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# Chaos cross-validationΒΆ

In this example, we show how to perform the cross-validation of the Ishigami model using polynomial chaos expansion. More precisely, we use the methods suggested in [muller2016], chapter 5, page 257. We make the assumption that a dataset is given and we create a metamodel using this data. Once done, we want to assess the quality of the metamodel using the data we have.

We compare several methods:

split the data into two subsets, one for training and one for testing,

use k-fold validation.

The split of the data is performed by the compute_Q2_score_by_splitting function below.
It uses 75% of the data to estimate the coefficients of the metamodel (this is the training step)
and use 25% of the data to estimate the score (this is the validation step).
To do this, we use the split method of the `Sample`

.

The K-Fold validation is performed by the compute_Q2_score_by_kfold function below.
It uses the K-Fold method with .
The code uses the `KFoldSplitter`

class, which computes the appropriate indices.
Similar results can be obtained with `LeaveOneOutSplitter`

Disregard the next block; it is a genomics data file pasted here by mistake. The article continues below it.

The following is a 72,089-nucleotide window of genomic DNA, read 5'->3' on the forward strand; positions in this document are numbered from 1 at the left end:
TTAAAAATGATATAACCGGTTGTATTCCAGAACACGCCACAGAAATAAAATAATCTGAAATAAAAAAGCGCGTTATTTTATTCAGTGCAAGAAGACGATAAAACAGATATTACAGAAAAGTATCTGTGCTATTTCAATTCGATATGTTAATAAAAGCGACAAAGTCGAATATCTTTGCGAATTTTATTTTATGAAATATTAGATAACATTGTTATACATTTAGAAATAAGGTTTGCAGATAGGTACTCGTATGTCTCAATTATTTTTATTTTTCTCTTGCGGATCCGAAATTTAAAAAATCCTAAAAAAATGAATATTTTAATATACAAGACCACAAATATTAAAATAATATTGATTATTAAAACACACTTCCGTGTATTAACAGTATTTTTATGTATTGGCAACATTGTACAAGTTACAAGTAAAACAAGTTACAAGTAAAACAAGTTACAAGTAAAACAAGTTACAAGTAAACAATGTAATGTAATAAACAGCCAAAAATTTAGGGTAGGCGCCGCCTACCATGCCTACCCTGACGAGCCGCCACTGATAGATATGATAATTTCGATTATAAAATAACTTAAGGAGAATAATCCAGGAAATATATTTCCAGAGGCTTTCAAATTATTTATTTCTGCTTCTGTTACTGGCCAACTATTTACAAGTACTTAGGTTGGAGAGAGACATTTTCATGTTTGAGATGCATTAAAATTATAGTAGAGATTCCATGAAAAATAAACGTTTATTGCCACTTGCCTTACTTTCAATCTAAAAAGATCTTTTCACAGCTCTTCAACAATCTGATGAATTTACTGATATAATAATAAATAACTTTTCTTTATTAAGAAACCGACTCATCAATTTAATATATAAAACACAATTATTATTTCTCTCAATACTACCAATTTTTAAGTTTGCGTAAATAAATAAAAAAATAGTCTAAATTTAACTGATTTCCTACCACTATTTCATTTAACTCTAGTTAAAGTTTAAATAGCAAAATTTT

at a higher cost.

This cross-validation method is used here to see which polynomial degree leads to an accurate metamodel of the Ishigami test function.

```
import openturns as ot
import openturns.viewer as otv
from openturns.usecases import ishigami_function
```

```
def compute_sparse_least_squares_chaos(
inputTrain, outputTrain, basis, totalDegree, distribution
):
"""
Create a sparse polynomial chaos based on least squares.
* Uses the enumerate rule in basis.
* Uses the LeastSquaresStrategy to compute the coefficients based on
least squares.
* Uses LeastSquaresMetaModelSelectionFactory to use the LARS selection method.
* Uses FixedStrategy in order to keep all the coefficients that the
LARS method selected.
Parameters
----------
inputTrain : Sample
The input design of experiments.
outputTrain : Sample
The output design of experiments.
basis : Basis
The multivariate chaos basis.
totalDegree : int
The total degree of the chaos polynomial.
distribution : Distribution.
The distribution of the input variable.
Returns
-------
result : PolynomialChaosResult
The estimated polynomial chaos.
"""
selectionAlgorithm = ot.LeastSquaresMetaModelSelectionFactory()
projectionStrategy = ot.LeastSquaresStrategy(
inputTrain, outputTrain, selectionAlgorithm
)
enumfunc = basis.getEnumerateFunction()
P = enumfunc.getStrataCumulatedCardinal(totalDegree)